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Bachmann RS3 Installation

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I apologize in advance as I should have taken more pictures of this process, especially during the wiring and soldering phase.  However once I'm in motion with soldering and wiring, it becomes very difficult to pull myself away to get pictures.  On the next install I will try hard to get some decent pictures.

So here's a Bachmann RS3:

Not a bad model.  Not the most detailed, but it's a good runner and straightforward to work on.  To remove the shell, first remove the screws holding the coupler boxes in.  Then remove the small screw over the fuel tank, remove the fuel tank and then remove the two screws found inside.  The shell comes off with no wires attached to it.

Here's what you find inside:

That is the factory sound board with all wires held to it with the plastic tabs.

The first step is to pop all the tabs off, and remove the factory board.  The lights will come out of their holder...just pop them back in.  This is what you are left with:

Bachmann made it nice when they decided to color-code all their wires according to the NMRA standard.  Way to go Bachmann.

Now, take the LM-2S and tape it down to the top of the motor.  I orient the module so the 9-pin plug is towards the front of the motor, where the wires are (orange and gray).

Now here is where I didn't take pictures.  Next, take the 9-pin and the 6-pin plug and remove any wires that won't be used.  Use a small screwdriver or the tip of a blade and lift up on the plastic tab on the plug, then remove the wire in whole.  There is no need for unused wires cluttering your install.  For this particular locomotive, I remove the following wires:
-Green (or purple, doesn't matter)

Now attach the plugs to the module.  Then it's just a matter of trimming the wires so that there is enough slack to work with, but not so much that you have a rat's nest of wiring.  Again, Bachmann made it easy here by color-coding the wires.  Orange goes to orange, grey to grey, etc.  Cut the wire, strip the end, flux the bare wire, tin the wire with solder, slip heat shrink tubing over the wire and put it out of the way, solder wires together (one from module, one from locomotive), move heat shrink over the joint and shrink with the soldering gun, repeat.  It's a process, but once you get into a rhythm it can move smoothly.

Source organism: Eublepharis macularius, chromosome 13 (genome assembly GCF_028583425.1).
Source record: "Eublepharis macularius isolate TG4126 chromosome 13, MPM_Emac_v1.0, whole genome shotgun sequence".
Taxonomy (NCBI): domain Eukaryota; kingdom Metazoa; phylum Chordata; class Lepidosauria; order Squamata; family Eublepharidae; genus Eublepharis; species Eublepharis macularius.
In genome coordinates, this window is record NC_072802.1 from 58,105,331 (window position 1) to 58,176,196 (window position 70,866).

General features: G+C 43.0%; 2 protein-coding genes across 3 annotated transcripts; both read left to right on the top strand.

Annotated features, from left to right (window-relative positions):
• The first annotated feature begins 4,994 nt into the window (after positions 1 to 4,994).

For the lights I use 1K ohm 1/4 watt resistors (these are LEDs).  I tend to stick with SMD resistors because they are much smaller.

Here are the finished locomotives:

Any wires that go from front to back get tucked under the edges of the module and then kept in with Kapton tape that goes over the module.  I use Kapton tape to keep the wires managable on either end of the module as well.  Don't ever use electrical tape!!!  It will leave a gooey mess all over everything that is impossible to remove!  Only use Kapton tape.  BUT, you can use liquid electrical tape if you knicked a wire or if there is bare wire showing out the end of some heat shrink.  It's nasty stuff though, so be sure you wear a mask.

If you have reached this point then you have been successful!  Now load your sounds, set the motor full load current, and enjoy running your locomotives.


Nice, neat install Kevin. Where are the speakers? Does the module stay cool enough sitting on the motor?

The speakers are from Bachmann and come installed in the fuel tank.  It's a single small round but puts out relatively decent sound.  Not bad, not great.

Many of my modules are installed directly on top of the motor and the temperature has never been an issue.  Just the other day I ran my little GP9u around a friend's layout drilling yard tracks and building trains for well over an hour, with sound on and the track voltage way above optimal (it was in the red).  The module never got above 1/3 temp even when I was pushing train lengths that were at the maximum of this little locomotive's capabilities.


I have been hesitant about mounting the modules right on the motor. That's good to know. ;)

I have several old Atlas/Roco GP-40's with original motors. All of these have a LM2S mounted on top of the motor, one in particular had run continuously for over an hour and motor temperature reached to about three quarters, no problem with the module. I elected to shut the loco down before any damage was done. Another great feature of RailPro is the real time temperature monitoring.



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